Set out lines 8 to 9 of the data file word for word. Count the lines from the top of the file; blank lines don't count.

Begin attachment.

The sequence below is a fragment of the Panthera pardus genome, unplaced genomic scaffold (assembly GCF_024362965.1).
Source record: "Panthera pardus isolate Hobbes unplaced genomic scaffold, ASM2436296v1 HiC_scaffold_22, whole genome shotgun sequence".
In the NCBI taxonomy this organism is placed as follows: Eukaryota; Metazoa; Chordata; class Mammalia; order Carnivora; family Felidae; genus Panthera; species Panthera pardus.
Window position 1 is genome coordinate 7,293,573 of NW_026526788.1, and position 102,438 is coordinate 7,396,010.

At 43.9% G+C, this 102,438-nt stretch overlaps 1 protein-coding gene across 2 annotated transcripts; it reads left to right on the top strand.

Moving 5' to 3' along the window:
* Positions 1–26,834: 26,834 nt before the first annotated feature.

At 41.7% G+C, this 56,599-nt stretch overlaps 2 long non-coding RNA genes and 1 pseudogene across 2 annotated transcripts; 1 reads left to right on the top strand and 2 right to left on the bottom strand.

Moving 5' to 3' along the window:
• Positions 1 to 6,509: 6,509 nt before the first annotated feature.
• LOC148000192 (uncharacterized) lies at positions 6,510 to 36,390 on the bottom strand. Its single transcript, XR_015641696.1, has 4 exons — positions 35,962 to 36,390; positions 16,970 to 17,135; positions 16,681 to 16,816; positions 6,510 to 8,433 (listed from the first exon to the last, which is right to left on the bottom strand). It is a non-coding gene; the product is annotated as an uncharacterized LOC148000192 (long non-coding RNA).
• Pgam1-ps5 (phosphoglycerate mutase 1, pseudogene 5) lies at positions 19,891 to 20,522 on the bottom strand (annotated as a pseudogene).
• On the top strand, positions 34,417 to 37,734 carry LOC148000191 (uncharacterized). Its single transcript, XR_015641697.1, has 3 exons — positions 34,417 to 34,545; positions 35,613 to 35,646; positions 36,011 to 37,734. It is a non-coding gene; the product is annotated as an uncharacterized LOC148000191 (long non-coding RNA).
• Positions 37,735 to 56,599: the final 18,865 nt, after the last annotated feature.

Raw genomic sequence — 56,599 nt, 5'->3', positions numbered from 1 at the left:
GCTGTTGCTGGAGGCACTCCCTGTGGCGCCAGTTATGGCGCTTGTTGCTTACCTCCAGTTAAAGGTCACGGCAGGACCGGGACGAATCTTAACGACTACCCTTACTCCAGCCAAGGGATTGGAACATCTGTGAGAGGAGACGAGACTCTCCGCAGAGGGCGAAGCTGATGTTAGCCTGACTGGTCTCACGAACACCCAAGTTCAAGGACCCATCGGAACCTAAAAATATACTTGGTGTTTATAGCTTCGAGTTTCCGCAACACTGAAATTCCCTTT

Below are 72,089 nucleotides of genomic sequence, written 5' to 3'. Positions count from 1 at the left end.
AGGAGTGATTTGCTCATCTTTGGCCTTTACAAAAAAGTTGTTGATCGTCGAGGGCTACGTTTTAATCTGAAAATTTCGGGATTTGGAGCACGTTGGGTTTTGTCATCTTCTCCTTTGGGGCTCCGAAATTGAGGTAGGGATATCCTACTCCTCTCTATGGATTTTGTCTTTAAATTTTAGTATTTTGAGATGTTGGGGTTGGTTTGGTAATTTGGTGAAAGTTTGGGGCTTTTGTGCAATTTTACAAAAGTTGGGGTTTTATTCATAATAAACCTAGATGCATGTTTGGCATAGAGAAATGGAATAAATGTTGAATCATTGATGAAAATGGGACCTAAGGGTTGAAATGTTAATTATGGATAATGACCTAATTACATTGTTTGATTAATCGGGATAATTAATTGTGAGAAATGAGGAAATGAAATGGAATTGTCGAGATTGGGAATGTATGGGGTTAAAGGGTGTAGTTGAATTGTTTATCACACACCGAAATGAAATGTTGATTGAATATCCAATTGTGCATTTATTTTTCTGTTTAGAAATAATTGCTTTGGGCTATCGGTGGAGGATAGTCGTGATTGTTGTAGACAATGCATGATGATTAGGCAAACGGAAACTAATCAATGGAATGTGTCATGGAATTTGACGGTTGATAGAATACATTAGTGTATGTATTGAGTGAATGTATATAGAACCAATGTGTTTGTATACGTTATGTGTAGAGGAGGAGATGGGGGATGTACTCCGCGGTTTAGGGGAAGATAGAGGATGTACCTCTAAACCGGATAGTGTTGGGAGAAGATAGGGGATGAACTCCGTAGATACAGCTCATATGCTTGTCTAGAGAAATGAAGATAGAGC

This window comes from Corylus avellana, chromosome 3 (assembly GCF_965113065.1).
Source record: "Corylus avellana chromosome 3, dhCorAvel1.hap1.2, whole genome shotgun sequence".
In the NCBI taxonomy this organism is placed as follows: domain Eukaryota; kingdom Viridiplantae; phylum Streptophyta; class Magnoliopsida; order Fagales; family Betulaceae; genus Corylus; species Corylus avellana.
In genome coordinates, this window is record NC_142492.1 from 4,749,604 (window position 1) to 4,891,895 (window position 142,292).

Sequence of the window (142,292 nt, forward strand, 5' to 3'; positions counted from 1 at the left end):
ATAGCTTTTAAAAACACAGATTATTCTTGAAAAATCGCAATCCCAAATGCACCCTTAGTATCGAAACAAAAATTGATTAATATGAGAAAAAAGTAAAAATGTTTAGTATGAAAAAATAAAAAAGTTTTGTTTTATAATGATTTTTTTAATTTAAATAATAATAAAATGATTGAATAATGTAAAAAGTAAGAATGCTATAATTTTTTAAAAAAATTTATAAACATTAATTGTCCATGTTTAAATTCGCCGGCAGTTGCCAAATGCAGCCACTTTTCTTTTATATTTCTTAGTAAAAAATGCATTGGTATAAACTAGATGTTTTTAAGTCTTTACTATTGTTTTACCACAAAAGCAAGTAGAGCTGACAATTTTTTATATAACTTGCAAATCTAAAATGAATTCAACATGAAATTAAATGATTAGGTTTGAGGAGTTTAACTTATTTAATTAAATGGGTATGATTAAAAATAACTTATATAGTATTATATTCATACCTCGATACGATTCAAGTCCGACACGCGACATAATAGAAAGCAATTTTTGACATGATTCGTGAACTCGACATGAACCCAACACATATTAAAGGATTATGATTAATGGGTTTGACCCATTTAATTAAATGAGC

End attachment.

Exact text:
At 41.7% G+C, this 56,599-nt stretch overlaps 2 long non-coding RNA genes and 1 pseudogene across 2 annotated transcripts; 1 reads left to right on the top strand and 2 right to left on the bottom strand.

Moving 5' to 3' along the window: